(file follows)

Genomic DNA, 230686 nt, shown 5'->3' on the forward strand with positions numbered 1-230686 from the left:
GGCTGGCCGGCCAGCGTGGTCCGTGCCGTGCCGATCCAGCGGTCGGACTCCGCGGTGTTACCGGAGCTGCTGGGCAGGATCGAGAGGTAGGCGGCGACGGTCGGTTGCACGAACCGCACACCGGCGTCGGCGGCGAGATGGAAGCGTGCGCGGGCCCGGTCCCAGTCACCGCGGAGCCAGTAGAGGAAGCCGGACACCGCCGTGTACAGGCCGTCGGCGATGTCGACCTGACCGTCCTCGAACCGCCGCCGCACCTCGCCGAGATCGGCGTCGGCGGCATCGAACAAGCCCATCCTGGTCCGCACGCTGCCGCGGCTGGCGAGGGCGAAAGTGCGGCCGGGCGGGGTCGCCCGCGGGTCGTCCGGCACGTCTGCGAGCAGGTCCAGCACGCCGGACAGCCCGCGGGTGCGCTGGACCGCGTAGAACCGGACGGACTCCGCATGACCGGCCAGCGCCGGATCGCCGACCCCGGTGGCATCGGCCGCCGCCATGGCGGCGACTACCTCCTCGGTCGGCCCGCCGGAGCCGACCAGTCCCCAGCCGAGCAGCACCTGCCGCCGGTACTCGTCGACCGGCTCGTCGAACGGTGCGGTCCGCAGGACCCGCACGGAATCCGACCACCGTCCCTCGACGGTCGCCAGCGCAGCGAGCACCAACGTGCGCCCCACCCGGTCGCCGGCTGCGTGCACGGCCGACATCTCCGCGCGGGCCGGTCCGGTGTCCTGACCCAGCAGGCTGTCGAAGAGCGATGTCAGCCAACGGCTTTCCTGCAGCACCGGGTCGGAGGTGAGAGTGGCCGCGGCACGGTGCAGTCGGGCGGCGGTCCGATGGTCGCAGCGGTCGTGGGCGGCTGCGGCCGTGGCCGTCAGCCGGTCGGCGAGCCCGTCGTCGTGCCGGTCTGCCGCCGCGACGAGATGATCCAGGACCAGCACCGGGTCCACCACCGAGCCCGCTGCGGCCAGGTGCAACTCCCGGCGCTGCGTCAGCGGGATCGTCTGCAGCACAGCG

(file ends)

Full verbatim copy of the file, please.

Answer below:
Genomic DNA, 230686 nt, shown 5'->3' on the forward strand with positions numbered 1-230686 from the left:
GGCTGGCCGGCCAGCGTGGTCCGTGCCGTGCCGATCCAGCGGTCGGACTCCGCGGTGTTACCGGAGCTGCTGGGCAGGATCGAGAGGTAGGCGGCGACGGTCGGTTGCACGAACCGCACACCGGCGTCGGCGGCGAGATGGAAGCGTGCGCGGGCCCGGTCCCAGTCACCGCGGAGCCAGTAGAGGAAGCCGGACACCGCCGTGTACAGGCCGTCGGCGATGTCGACCTGACCGTCCTCGAACCGCCGCCGCACCTCGCCGAGATCGGCGTCGGCGGCATCGAACAAGCCCATCCTGGTCCGCACGCTGCCGCGGCTGGCGAGGGCGAAAGTGCGGCCGGGCGGGGTCGCCCGCGGGTCGTCCGGCACGTCTGCGAGCAGGTCCAGCACGCCGGACAGCCCGCGGGTGCGCTGGACCGCGTAGAACCGGACGGACTCCGCATGACCGGCCAGCGCCGGATCGCCGACCCCGGTGGCATCGGCCGCCGCCATGGCGGCGACTACCTCCTCGGTCGGCCCGCCGGAGCCGACCAGTCCCCAGCCGAGCAGCACCTGCCGCCGGTACTCGTCGACCGGCTCGTCGAACGGTGCGGTCCGCAGGACCCGCACGGAATCCGACCACCGTCCCTCGACGGTCGCCAGCGCAGCGAGCACCAACGTGCGCCCCACCCGGTCGCCGGCTGCGTGCACGGCCGACATCTCCGCGCGGGCCGGTCCGGTGTCCTGACCCAGCAGGCTGTCGAAGAGCGATGTCAGCCAACGGCTTTCCTGCAGCACCGGGTCGGAGGTGAGAGTGGCCGCGGCACGGTGCAGTCGGGCGGCGGTCCGATGGTCGCAGCGGTCGTGGGCGGCTGCGGCCGTGGCCGTCAGCCGGTCGGCGAGCCCGTCGTCGTGCCGGTCTGCCGCCGCGACGAGATGATCCAGGACCAGCACCGGGTCCACCACCGAGCCCGCTGCGGCCAGGTGCAACTCCCGGCGCTGCGTCAGCGGGATCGTCTGCAGCACAGCG